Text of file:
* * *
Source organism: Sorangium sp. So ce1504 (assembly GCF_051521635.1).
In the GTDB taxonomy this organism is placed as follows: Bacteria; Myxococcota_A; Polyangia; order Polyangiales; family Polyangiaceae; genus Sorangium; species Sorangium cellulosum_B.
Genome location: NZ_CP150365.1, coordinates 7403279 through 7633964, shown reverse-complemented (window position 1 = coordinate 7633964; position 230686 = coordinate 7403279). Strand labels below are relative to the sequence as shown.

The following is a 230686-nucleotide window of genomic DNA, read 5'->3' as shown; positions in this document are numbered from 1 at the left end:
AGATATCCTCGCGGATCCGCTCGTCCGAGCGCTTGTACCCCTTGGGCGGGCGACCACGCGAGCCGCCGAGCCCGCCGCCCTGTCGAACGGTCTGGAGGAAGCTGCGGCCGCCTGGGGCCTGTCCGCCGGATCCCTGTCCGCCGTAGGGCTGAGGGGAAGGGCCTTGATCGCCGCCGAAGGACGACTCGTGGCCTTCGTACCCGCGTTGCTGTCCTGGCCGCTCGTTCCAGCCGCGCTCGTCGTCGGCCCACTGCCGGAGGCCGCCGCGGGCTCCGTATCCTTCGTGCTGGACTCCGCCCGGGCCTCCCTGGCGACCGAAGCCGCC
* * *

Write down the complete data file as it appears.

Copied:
Source organism: Sorangium sp. So ce1504 (assembly GCF_051521635.1).
In the GTDB taxonomy this organism is placed as follows: Bacteria; Myxococcota_A; Polyangia; order Polyangiales; family Polyangiaceae; genus Sorangium; species Sorangium cellulosum_B.
Genome location: NZ_CP150365.1, coordinates 7403279 through 7633964, shown reverse-complemented (window position 1 = coordinate 7633964; position 230686 = coordinate 7403279). Strand labels below are relative to the sequence as shown.

The following is a 230686-nucleotide window of genomic DNA, read 5'->3' as shown; positions in this document are numbered from 1 at the left end:
AGATATCCTCGCGGATCCGCTCGTCCGAGCGCTTGTACCCCTTGGGCGGGCGACCACGCGAGCCGCCGAGCCCGCCGCCCTGTCGAACGGTCTGGAGGAAGCTGCGGCCGCCTGGGGCCTGTCCGCCGGATCCCTGTCCGCCGTAGGGCTGAGGGGAAGGGCCTTGATCGCCGCCGAAGGACGACTCGTGGCCTTCGTACCCGCGTTGCTGTCCTGGCCGCTCGTTCCAGCCGCGCTCGTCGTCGGCCCACTGCCGGAGGCCGCCGCGGGCTCCGTATCCTTCGTGCTGGACTCCGCCCGGGCCTCCCTGGCGACCGAAGCCGCC